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To buy or not to buy? Factoring Interest Rates Into Your Decision

Updated: Apr 29

Should I Buy Now or Wait? Understanding the Impact of Interest Rates on Purchasing Decisions

In 2021 home sales across the GTA saw a spike as interest rates were low and demand was high. You may remember the memes that filled the internet at the time- parodies about the lengths to which potential buyers had to go in order to prevail over dozens of competing offers and secure their desired home. Though the parodies provided some comic relief, the experience for those looking to move was no laughing matter.

Since then, we have seen a rise in interest rates successfully aimed at cooling off the markets. Now that the Bank of Canada is signalling a trajectory of small interest rate cuts throughout the year ahead, the question on everyone’s mind is “should I buy now, or wait?

The answer to this question is “it depends”. For some looking to make a move, holding off to buy a new place could be the better move. For others that are able, there are advantages to getting ahead of the potential “gold rush” that historically accompanies reduced interest rates.

Yes, a lower interest rate can mean more purchasing power and lower monthly mortgage payments. With the lower rate, however, comes a surge in demand for properties, increasing purchase prices and home loan amounts.

But if I buy now I need to sell now. I can get more equity out of my current property if I wait until there are more buyers in the market for it.”. This can be true in certain cases. It is important, however, to remember that with the increased demand for your property comes increased demand for the property you have your eye on purchasing.

Here’s a simplified example of what we mean. From July 2021 to July 2022 the average price for detached homes in Toronto rose 13.6%*. Some who were looking to upgrade their home decided to wait until the market neared its peak in order to sell for top dollar.

So let’s say John and Julie were ready to make a move to somewhere more suitable, and considered listing their property in 2021. They determined they could list it for $1,500,000. Since demand was rising across the board, they figured they may be able to sell for around $1,704,000 by waiting until the following year. Fortune rewards the patient.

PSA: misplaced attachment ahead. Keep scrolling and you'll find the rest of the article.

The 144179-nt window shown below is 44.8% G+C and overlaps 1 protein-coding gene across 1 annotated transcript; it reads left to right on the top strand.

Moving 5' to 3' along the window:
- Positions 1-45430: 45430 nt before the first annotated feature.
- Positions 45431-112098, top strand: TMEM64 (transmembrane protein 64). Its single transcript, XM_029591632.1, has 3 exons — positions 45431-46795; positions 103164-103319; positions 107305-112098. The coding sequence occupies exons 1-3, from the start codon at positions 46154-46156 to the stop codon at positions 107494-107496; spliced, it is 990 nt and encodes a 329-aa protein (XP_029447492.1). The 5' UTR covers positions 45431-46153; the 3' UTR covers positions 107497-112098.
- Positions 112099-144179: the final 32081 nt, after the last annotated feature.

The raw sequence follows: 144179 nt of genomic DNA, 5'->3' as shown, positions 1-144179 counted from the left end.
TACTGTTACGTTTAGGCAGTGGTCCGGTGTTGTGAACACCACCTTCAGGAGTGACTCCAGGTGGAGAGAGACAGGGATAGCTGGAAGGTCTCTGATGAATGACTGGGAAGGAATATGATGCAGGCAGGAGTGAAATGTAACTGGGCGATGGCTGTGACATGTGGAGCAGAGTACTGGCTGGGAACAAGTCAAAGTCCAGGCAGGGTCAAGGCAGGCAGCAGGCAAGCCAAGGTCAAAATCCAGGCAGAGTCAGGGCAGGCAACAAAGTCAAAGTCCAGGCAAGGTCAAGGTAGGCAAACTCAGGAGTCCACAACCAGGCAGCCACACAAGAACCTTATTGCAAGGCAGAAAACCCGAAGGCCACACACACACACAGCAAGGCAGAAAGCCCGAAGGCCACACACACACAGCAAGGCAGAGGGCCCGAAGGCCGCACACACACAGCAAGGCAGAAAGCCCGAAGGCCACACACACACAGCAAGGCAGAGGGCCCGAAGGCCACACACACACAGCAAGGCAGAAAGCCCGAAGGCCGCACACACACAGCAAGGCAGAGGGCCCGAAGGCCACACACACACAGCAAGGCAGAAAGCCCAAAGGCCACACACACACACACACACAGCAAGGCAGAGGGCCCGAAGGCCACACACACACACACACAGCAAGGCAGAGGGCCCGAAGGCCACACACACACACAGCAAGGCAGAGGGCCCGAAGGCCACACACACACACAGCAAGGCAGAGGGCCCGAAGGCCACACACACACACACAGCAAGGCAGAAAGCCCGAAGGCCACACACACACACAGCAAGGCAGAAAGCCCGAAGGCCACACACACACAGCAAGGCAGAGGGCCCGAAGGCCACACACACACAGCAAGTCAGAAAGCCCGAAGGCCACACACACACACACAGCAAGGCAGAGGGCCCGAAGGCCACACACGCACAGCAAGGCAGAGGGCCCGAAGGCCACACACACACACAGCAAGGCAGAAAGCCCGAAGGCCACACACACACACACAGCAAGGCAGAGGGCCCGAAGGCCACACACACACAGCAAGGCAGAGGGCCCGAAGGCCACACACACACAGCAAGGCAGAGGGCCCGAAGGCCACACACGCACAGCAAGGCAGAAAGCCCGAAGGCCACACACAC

What Julie and John didn’t factor in, though, was that the price of the house they were dreaming of as their forever home would also be affected by the rising tide in the market. Instead of the $2,300,000 that they could secure it for in 2021, by the time they were ready to buy the following year it would cost them around $2,612,800. They extracted $204,000 more from their home sale, but now need to spend $312,800 more to move. That’s a net loss of $108,800. That hurts.

For those that are financially able, buying now would be a great investment. Current buyers are left with more upside to be realized in their new home than the perceived downside of selling in the current market . A move now would enable you to purchase your desired home before buyers flood into the market and drive prices out of reach.

Securing a mortgage that will allow you to refinance down the road if rates go down will then allow you to take advantage of the value in the market today as well as the lower interest rates of tomorrow.

The key is to find a home that you are excited to move into and plan on staying in while the rest of us ride the wave of interest rate changes over the next year or two. That which is true of other investments is true of real estate- the key is not timing the market, but time in the market. Buy, enjoy, hold, refinance.

Those now unable to buy will move into your new neighbourhood when the rates drop and the buying frenzy shows up. Instead of you, it will be them bringing a cordial welcome gift when they move in. They will have paid a higher price to move into your community in the midst of an interest rate induced buying fever. This will raise property values in your new community and increase your equity in your (dream) home. I’d take that over a baked good any day.


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